Retirement interest-only mortgages are aimed at older borrowers. They might appeal if you're unable to completely pay off your mortgage before you retire.
If you take one out, it means you only pay the interest on your mortgage, rather than the actual lump sum you've borrowed.
That means that at the end of the mortgage term, you'll need to repay the debt in full, which may mean selling your home.
1. Why should I take out a retirement interest-only mortgage?
Retirement interest-only mortgages can be useful because they can help to keep your monthly outgoings low.
Repayments on retirement interest-only mortgages are significantly lower than those on a standard repayment mortgage.
That's because you're only paying the interest on the mortgage debt, rather than reducing the money you owe with a bit of interest added on.
A less expensive mortgage might help to free up pension cash or savings to cover retirement projects or your living expenses.
But, at the end of the mortgage term, your home will need to be sold to cover the loan.
2. How retirement interest-only mortgages work
How old do I have to be to get one?
Retirement interest only mortgages are mainly aimed at the over 55s.
Some providers only offer these mortgages to the over 55s, others may have a higher or lower minimum age.
What do I need to do to qualify?
As with any mortgage, you'll need to pass the affordability checks to ensure you can make the monthly interest-only repayments.
Can I get a retirement interest-only buy-to-let mortgage?
This type of mortgage is typically only available on your main residence. But, some lenders have recently eased the rules and started offering buy-to-let mortgages to retirees.
So, buy-to-let retirement interest-only mortgages are rare, but not unheard of.
A broker could help to steer you to appropriate lenders if you're interested in this as an option.
Why do the monthly repayments stay low?
The monthly payments stay low because you're only paying the interest on the outstanding mortgage balance, rather than repaying the lump sum of what you've borrowed.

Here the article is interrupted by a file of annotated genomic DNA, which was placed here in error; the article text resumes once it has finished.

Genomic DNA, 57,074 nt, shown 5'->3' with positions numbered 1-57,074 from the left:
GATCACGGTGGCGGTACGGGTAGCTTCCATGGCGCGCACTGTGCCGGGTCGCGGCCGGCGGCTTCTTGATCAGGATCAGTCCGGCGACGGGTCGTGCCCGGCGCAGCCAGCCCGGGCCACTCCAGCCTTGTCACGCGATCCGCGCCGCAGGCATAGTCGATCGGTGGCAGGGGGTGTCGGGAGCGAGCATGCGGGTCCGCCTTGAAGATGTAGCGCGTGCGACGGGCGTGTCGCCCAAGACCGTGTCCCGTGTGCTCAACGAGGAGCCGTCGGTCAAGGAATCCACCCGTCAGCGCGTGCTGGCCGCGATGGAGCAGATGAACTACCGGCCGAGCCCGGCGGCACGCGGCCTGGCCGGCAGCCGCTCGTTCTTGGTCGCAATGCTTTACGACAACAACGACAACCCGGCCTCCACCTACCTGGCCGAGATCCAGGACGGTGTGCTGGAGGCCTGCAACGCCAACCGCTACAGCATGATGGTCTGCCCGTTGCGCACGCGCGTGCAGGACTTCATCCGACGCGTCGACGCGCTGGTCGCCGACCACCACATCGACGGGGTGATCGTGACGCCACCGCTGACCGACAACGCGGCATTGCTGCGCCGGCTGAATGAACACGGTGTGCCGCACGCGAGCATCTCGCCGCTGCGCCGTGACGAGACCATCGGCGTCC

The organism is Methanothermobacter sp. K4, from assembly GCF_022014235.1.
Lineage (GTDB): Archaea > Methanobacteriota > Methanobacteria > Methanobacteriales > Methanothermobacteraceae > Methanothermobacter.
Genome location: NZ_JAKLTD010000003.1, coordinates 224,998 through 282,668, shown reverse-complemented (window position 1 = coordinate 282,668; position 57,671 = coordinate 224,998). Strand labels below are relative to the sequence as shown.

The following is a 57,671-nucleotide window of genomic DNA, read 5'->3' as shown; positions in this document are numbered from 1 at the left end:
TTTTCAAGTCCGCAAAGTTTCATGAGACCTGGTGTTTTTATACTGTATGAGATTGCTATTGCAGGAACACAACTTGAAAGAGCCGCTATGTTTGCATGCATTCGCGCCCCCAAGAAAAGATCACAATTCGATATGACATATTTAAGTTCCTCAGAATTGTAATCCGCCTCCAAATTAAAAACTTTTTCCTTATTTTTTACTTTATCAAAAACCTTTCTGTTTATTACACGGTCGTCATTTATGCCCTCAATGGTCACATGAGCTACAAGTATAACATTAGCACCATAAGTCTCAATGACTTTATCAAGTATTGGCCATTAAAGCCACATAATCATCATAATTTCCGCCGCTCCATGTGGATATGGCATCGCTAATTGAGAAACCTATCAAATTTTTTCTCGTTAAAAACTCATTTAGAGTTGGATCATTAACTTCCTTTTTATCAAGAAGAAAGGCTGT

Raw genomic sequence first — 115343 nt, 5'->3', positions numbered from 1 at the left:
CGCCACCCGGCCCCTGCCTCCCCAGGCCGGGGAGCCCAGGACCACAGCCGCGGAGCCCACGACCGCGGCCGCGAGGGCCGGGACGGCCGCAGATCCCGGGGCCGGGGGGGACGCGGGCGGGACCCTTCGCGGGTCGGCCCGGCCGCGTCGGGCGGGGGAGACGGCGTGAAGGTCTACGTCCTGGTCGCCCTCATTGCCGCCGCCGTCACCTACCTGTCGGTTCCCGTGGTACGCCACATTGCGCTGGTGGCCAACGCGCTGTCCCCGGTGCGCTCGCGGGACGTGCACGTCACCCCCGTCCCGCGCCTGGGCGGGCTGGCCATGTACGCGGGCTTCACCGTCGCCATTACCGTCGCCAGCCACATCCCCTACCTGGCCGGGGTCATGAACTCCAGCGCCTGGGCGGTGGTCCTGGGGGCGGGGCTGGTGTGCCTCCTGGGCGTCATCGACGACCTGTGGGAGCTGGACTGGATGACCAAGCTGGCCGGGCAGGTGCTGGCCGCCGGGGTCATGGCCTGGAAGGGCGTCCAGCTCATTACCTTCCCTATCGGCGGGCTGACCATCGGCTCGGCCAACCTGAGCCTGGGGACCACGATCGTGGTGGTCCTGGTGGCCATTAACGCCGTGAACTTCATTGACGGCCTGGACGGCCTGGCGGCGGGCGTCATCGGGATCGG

How big does my deposit need to be?
Typically, deals come with a maximum 60% loan-to-value (LVT), meaning you need to own at least 40% of your property outright before you can apply.
What happens at the end of the mortgage?
The loan is usually only paid off when you die, move into long term care or sell the house.
3. Can I get a repayment mortgage in retirement?
Yes you can. As long as a lender is satisfied that you can meet the monthly mortgage repayments, they'll be happy to loan you the money.
As with mortgages at any age, you'll need to go through all the usual financial checks with your chosen provider.
Some lenders may impose upper age limits, but legally, you can apply for a mortgage at any age, as long as you have the means to repay it.
4. What are my options if I don’t want an interest-only retirement mortgage?
If you don’t fancy interest-only, there may still other options available.
If you’ve already had a repayment mortgage on your home for some time, then equity release is another option available to older borrowers.
It can free up a chunk of your cash for you to live on or invest with.
But equity release loans work differently to retirement interest-only mortgages and can lead to larger debts. So you'll need to think carefully before doing this.